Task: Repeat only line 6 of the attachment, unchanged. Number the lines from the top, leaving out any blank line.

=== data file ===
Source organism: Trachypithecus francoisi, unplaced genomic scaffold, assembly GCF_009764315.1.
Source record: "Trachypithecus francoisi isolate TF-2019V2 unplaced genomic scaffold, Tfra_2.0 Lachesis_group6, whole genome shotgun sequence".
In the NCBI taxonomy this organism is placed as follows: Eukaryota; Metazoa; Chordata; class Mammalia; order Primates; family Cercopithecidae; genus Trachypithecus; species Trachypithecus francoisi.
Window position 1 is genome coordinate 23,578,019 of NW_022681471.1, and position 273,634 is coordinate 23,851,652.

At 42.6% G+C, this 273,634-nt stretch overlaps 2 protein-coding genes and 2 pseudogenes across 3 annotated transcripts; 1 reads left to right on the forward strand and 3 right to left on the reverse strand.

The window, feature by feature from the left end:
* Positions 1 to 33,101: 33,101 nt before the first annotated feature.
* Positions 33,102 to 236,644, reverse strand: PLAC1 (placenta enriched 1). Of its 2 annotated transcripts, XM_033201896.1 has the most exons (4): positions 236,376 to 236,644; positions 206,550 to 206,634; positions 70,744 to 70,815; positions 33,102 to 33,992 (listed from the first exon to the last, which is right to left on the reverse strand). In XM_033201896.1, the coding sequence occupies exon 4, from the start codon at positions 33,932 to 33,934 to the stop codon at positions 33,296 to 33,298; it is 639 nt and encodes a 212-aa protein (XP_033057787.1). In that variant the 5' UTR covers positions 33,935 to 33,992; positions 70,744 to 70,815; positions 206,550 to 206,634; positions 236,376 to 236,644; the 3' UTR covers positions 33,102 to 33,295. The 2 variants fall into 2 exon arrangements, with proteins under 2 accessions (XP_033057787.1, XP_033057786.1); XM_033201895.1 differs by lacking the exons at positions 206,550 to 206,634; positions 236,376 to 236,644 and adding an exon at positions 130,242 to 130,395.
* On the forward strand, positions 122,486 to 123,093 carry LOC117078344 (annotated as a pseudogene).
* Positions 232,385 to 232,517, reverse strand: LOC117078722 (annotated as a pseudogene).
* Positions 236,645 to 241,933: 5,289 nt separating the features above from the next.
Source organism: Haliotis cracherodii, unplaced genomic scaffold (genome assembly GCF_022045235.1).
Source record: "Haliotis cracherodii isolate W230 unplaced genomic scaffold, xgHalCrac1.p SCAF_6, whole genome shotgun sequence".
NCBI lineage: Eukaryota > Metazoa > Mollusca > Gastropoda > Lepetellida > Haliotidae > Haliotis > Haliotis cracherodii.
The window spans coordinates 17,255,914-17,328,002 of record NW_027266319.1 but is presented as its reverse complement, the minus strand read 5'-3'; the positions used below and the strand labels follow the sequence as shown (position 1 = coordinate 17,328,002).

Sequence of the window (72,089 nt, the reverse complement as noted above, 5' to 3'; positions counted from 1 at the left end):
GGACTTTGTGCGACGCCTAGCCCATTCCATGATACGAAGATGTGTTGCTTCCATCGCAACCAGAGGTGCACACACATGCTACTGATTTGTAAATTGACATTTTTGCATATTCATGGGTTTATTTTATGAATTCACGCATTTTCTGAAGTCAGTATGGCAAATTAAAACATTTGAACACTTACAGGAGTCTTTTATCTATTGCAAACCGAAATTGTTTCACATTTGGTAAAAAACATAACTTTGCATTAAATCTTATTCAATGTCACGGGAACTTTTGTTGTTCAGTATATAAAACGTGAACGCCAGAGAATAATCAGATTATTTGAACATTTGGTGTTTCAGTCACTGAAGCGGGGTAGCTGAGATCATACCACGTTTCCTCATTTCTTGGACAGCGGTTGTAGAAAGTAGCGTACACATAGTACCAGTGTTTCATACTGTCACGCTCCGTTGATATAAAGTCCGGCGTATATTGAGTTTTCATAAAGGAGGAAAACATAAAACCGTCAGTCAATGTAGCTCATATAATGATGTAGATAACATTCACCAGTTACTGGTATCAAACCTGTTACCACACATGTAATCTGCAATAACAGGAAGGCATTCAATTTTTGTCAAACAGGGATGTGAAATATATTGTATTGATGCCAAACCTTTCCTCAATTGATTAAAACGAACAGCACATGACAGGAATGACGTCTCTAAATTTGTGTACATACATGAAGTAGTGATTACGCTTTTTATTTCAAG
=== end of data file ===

The window, feature by feature from the left end: